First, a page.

CEOs Gone Wild: Ingvar Kamprad
The emperor of IKEA is immune to scandal. Just like his company.
The IKEA catalogue now trumps the Bible as the world's most published work, with almost 200 million copies distributed each year.
So why doesn't IKEA inspire the same fury that McDonald's -- or Wal-Mart (WMT), or Nike (NKE) -- do?
In part, it's IKEA's willingness and ability to address charges of exploitation, often before they're even made: The firm has, for example, summarily fired suppliers found to have abusive labor practices.
For example, IKEA met with a warm reception when it first opened in Israel - despite the fact that, in 1994, Kamprad was revealed to have been a member of Swedish pro-Nazi groups during World War II. The founder did say that it was "a part of [his] life which [he] bitterly regrets."
But Kamprad remains drawn to strong opinions, strongly expressed. In 1976, he authored The Furniture Dealer's Testament, whose prose sounds uncomfortably like a political manifesto: "It is our duty to expand...Those who cannot or will not join us are to be pitied. What we want to do, we can and will do...To a glorious future!"
Even for a Swede, Kamprad's not exactly what you'd call easygoing.
The Testament also declares "wasting resources" to be "a mortal sin," and cost-cutting is Kamprad's religion. IKEA aims to cut prices by about 3% every year; Kamprad himself drives a 15-year-old Volvo which he occasionally sleeps in on business trips, to save money on hotels (conservative estimates of his personal wealth put it at around $40 billion, making him the 7th richest man in the world).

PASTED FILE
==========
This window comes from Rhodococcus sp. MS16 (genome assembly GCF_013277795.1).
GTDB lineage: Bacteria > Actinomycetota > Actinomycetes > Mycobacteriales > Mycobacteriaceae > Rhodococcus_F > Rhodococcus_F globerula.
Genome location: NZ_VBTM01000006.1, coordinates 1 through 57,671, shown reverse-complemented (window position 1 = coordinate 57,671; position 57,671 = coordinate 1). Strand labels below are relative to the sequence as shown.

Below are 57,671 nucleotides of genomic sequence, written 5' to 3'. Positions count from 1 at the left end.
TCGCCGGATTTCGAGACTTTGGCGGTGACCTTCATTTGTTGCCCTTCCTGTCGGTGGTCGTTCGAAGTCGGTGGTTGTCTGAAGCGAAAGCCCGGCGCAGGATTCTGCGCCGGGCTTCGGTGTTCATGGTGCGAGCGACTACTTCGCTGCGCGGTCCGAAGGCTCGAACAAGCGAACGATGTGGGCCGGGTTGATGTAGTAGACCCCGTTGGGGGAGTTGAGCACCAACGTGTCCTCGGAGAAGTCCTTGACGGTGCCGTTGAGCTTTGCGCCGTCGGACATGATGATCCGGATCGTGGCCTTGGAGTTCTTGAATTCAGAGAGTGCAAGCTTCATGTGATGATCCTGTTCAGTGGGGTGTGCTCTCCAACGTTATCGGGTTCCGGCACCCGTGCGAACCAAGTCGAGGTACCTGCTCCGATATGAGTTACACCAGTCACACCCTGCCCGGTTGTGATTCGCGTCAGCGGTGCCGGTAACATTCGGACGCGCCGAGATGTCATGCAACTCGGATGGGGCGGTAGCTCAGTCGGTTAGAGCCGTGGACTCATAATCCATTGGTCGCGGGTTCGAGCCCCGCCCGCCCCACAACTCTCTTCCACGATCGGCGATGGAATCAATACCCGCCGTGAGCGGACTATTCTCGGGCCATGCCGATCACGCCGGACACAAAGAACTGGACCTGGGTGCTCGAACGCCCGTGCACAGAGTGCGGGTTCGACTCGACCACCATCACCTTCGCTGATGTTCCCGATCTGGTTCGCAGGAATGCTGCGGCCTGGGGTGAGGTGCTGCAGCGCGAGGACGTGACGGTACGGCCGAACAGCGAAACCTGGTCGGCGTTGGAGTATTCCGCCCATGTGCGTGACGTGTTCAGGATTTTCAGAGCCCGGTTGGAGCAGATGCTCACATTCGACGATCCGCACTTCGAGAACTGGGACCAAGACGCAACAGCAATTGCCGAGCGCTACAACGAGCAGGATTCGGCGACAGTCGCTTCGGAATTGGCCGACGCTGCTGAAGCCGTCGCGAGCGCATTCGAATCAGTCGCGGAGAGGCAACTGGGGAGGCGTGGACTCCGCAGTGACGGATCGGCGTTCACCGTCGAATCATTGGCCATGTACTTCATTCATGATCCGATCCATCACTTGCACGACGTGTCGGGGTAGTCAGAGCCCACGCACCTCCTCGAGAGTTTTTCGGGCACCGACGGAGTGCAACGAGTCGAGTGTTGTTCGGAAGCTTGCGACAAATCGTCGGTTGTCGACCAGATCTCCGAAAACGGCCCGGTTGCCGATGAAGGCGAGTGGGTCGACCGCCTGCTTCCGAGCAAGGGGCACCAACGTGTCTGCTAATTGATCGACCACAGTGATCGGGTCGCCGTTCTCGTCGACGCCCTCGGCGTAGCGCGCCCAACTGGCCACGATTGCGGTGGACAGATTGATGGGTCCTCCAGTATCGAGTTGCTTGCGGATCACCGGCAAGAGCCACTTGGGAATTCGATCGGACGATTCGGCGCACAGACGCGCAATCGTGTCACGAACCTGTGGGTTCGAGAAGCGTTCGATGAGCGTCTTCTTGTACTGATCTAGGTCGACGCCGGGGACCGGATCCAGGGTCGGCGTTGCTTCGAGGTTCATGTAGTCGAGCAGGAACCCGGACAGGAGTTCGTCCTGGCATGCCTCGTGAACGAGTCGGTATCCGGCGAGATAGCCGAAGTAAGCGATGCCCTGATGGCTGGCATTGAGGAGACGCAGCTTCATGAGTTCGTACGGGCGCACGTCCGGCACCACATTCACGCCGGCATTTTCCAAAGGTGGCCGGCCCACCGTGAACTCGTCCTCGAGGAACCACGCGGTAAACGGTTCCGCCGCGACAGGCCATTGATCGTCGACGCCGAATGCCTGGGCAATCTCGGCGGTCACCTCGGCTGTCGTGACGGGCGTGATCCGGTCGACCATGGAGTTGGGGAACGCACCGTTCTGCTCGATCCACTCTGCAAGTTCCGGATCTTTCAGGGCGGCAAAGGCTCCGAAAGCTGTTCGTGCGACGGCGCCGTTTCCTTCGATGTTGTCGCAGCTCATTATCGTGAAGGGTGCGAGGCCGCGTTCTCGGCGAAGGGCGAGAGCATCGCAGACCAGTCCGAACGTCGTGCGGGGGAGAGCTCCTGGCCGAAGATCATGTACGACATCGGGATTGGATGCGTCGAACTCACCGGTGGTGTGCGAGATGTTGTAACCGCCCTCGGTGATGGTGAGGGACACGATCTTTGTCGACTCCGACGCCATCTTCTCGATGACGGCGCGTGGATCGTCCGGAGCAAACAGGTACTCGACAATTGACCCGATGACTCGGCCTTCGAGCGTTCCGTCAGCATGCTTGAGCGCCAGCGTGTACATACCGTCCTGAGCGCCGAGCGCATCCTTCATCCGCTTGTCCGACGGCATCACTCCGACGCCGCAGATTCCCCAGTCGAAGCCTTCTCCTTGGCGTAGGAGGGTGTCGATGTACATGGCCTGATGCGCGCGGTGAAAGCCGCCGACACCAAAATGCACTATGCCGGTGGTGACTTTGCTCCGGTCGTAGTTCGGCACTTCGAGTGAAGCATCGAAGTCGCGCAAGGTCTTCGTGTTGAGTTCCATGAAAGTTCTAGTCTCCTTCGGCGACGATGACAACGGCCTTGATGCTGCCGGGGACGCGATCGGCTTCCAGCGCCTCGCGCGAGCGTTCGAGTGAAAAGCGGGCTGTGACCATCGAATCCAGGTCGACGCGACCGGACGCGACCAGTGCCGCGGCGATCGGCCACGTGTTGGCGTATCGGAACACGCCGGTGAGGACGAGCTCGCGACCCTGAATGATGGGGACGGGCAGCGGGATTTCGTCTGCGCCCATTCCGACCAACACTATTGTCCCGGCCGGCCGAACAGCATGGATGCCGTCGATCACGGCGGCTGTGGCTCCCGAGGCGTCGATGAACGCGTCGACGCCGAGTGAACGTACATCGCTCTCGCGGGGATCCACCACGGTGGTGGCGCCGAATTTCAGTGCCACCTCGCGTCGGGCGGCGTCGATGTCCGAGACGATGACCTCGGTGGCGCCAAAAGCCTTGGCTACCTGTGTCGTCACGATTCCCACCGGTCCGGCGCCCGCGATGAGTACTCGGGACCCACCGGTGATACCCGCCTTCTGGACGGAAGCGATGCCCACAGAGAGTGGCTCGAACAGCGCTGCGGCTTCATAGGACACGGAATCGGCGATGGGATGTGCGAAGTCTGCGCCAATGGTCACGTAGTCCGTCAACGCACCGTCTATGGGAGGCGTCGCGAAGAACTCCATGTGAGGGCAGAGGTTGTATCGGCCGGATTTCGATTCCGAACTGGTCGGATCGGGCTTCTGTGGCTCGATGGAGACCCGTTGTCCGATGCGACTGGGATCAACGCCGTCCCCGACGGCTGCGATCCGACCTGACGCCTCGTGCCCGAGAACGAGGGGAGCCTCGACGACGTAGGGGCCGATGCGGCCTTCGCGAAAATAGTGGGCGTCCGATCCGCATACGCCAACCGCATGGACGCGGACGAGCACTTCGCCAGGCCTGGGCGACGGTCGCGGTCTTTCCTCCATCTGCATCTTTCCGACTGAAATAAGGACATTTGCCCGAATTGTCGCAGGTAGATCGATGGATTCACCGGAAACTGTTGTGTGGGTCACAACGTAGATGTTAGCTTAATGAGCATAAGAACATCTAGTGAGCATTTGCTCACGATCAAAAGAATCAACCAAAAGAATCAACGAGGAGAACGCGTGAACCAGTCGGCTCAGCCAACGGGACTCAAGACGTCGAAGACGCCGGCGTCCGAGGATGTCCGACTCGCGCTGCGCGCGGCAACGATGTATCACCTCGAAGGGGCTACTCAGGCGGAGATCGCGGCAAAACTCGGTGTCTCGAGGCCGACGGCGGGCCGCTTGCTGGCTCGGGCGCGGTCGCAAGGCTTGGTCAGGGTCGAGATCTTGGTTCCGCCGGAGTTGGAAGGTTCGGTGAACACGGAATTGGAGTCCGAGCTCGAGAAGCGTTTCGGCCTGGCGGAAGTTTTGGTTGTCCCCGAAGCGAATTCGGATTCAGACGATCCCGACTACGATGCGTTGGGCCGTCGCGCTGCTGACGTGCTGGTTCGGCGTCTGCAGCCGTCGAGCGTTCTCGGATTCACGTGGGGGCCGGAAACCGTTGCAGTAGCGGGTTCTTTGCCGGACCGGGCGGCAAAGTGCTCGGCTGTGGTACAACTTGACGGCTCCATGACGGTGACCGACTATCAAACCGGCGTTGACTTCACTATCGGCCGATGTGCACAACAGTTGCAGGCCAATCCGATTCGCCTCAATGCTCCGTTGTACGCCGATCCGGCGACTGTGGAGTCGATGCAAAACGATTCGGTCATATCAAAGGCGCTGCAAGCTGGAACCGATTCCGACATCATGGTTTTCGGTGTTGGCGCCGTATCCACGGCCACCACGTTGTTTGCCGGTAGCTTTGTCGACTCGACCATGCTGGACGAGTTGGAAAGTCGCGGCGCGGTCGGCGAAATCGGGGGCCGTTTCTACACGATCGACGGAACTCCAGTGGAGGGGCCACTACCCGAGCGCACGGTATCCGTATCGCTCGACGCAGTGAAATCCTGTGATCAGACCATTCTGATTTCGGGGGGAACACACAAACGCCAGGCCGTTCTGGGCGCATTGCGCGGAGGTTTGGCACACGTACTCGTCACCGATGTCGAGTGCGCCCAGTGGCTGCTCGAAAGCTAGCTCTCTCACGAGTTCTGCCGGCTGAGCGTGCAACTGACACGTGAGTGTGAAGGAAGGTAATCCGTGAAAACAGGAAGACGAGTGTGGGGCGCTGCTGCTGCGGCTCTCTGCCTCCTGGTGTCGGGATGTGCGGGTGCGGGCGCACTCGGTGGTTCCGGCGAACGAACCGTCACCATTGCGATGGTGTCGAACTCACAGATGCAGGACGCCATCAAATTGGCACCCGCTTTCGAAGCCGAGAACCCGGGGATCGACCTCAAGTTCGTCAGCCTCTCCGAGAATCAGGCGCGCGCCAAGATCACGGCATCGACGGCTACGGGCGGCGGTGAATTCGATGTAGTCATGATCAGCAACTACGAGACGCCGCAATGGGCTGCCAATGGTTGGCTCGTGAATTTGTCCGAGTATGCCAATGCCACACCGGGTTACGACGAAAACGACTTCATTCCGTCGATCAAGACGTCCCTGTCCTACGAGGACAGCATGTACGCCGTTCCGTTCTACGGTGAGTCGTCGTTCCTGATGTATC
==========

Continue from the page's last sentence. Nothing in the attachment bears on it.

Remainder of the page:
Kamprad even refused to cut the ribbon on the statue of him erected in his hometown; instead, he untied it, folded it, and handed it to the mayor, saying "Now you can use this again."
Perhaps that's why he's so obsessively secretive about IKEA's bottom line. The company is privately held, never releases earnings reports and has a labyrinthine business structure. Some say this enables IKEA to evade both public scrutiny and tax obligations. The Ikea Group is actually owned by the Stichting Ingka Foundation, a charitable trust based in Holland and controlled by Kamprad and his 3 sons.
But with Habitat locations closing their doors all over the UK, IKEA's acquisition of the firm is now being called "a debacle."
No word yet on whether the Kamprad boys will be asked to pay with their lives.
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